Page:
Under the American Recovery and Reinvestment Act of 2009 passed in February (otherwise known as the stimulus package), the Department of Health and Human Services (HHS), in consultation with the Federal Trade Commission (FTC), must issue rules requiring vendors of personal health records and related entities to notify individuals when the security of their individually identifiable health information is breached. As a first step, the (FTC) has now issued a formal notice seeking public comment on a proposed rule requiring vendors of personal health record systems and related entities to provide notice to consumers in the event of a security breach. This is a positive move towards building federal standards for Personal Health Information (PHI) breaches that at least match the same requirements given other important data such as credit card numbers.

The stimulus package also tries to close the current Health Insurance Portability and Accountability Act (HIPAA) notification 'loophole' by recognizing that there are now new entities (for example, third-party storage vendors) that collect consumers’ health information that are not covered by the current breach of data guidelines. Beginning September 16th,  “covered entities” under HIPAA will be required to give breach notifications, and “business associates” of HIPAA-covered entities will be required to report breaches of PHI to the covered entities. Until the HHS and FTC can issue new guidelines, the new HIPAA requirements should ensure that affected individuals from physicians to patients are notified within 60 days of discovery of a breach. This will apply to any organization that utilizes or maintains “unsecured protected health information.”

There is definitely a need for federal guidelines regarding PHI breaches. Currently (and until September when the new HIPAA requirements go into effect), only two states (California and Arkansas) require breach notifications for all concerned entities.  What exists now is a mishmash of existing state and federal regulations concerning PHI breaches that only serves to breed confusion.  And that’s not helped by organizations (third-party storage vendors, for example) who aren’t following simple standards of customer service when notifying either patients or physicians of PHI breaches because they don’t yet have to.  As we've seen with Wall Street, self-regulation is not always the best answer, especially when it comes to delivering bad news. Companies should be aware that any breach of PHI will soon require across the board notification from consumer to health care provider, and that lack of compliance can result in hefty fines. The stimulus package created four tiers of penalties for different levels of culpability ranging from $100 to $50,000 for each violation that are not to exceed $25,000 to $1,500,000 during a calendar year. These fines are also effective immediately. As well, there are also new state guidelines enacted this year that contain hefty penalties for non-compliance. California guidelines adopted this year as part of SB 541 have penalties for violations including $25,000 per patient for unauthorized access, use, or disclosure of patients’ records, $17,500 for each subsequent occurrence of access to an affected patient’s records, and $100 per day of delayed reporting of a breach.  Any company that is involved with PHI would be well served to step up security efforts to avoid a breach now that the consequences are more severe, and to have a notification policy in place and ready to go in the unfortunate event of a breach.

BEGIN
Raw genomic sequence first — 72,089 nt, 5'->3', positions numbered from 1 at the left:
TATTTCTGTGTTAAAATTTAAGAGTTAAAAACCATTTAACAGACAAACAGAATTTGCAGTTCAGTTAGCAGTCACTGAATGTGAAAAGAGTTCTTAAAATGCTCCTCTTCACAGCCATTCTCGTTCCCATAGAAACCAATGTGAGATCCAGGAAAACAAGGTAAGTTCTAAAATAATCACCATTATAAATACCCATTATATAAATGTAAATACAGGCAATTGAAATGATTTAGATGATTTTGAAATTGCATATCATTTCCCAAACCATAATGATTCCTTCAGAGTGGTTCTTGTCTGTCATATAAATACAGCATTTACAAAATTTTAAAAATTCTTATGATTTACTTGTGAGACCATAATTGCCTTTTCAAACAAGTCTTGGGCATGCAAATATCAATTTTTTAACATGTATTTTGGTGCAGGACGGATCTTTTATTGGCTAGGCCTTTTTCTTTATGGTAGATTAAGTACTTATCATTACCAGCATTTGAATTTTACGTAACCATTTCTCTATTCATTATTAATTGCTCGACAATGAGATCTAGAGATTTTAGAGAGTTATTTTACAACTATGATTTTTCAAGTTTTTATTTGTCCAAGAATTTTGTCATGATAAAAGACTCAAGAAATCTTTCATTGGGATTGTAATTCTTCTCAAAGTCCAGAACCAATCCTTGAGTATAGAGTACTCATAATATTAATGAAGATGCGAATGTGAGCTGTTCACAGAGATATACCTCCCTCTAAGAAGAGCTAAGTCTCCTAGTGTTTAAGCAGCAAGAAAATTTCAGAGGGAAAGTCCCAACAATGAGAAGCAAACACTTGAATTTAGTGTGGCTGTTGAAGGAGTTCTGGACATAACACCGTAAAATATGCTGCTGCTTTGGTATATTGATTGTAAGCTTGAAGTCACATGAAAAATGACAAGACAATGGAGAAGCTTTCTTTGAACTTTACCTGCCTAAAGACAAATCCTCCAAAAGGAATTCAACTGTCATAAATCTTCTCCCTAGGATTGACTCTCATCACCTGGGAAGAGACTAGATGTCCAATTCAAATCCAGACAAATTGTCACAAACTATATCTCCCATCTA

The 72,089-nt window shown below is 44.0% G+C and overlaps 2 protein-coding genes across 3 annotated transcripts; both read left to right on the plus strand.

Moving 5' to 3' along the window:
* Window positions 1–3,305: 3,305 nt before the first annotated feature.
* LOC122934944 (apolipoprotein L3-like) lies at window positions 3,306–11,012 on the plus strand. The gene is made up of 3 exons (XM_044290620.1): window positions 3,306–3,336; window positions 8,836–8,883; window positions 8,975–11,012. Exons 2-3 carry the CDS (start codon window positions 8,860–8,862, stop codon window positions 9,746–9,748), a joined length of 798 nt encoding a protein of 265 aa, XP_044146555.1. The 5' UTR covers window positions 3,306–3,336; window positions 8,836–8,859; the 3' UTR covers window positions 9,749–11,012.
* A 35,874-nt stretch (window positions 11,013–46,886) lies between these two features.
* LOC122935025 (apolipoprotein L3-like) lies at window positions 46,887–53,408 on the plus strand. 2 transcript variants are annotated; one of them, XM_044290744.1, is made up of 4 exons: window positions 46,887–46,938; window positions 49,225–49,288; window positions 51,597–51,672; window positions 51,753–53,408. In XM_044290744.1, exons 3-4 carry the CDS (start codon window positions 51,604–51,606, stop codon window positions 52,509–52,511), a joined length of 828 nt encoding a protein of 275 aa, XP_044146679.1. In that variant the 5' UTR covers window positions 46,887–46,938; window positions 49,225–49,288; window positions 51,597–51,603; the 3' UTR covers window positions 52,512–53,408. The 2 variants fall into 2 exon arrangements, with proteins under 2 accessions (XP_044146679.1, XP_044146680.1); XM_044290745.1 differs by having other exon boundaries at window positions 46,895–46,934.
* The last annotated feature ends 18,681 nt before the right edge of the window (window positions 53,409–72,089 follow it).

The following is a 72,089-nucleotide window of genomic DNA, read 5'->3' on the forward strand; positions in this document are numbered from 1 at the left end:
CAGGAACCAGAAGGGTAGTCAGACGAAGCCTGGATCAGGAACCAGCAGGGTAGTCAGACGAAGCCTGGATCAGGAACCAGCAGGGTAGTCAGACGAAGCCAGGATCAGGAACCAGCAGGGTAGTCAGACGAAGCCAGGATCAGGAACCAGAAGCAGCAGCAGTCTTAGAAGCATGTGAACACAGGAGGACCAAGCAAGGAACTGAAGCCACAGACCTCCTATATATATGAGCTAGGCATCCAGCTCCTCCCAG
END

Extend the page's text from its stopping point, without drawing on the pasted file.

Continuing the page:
Labels: compliance| hipaa| phi

Verizon's 2009 Data Breach Investigation Report released today

Today's release of WebInspect 8.0 (death, taxes or WebInspect...you make the call) couldn't be more timely. Verizon's 2009 Data Breach Investigation Report also came out today, and it once again shows the need for web application security testing. There are certain trends which just keep accelerating. The number of vulnerabilities in web applications keep rising, and the damage that attackers can do by exploiting these vulnerabilities keeps increasing. Hackers are hooking together several vulnerabilities in a chain of attack that can quickly escalate the impact of seemingly minor vulnerabilities by leading to installation of malware, keystroke loggers, etc.

If your organization processes data with any kind of value (social security numbers, credit card numbers, etc.), it’s a matter of fact that you will be attacked by organized criminals. 99 percent of all breached records were compromised from servers and applications.  It would take a lot of lost laptops to make a dent in that.

Another interesting point is in how much protection compliance to regulations such as PCI can truly offer. According to the report, 81 percent of organizations who must adhere to the Payment Card Industry Data Security Standard (PCI-DSS) had been in non-compliance before they suffered a successful breach. If there are regulatory concerns that affect your organization, you are definitely playing with fire by being in non-compliance.

So how important is testing? Verizon's Data Breach report put it like this:

"SQL injection attacks, cross-site scripting, authentication bypass and exploitation of session variables contributed to nearly half of the cases investigated that involved hacking. Web application testing has never been more important."

The costs of cleanup after a successful intrusion can be high. The Pentagon (who has to worry about attacks ranging from bored teenagers to nation-states, among other things) recently revealed that it spent $100 million over the prior six months repairing the damage caused to its networks by attacks. I'm not certain how much of that was due to web application vulnerabilities (the Pentagon is famously tight-lipped about such things), but would bet my last doughnut that their exploitation led to more damaging attacks.

Long story short, there are a lot of components that go into creating a successful security policy. Deactivating the user credentials of former employees, for instance. Changing default passwords, for another. It’s increasingly apparent, though, that the importance of scanning your web applications for security vulnerabilities cannot be understated, and that web application vulnerabilities left untreated will ultimately be exploited.

You can read Verizon's 2009 Data Breach Investigation Report here: http://www.verizonbusiness.com/resources/security/reports/2009_databreach_rp.pdf


And you can find more information about WebInspect 8.0 here: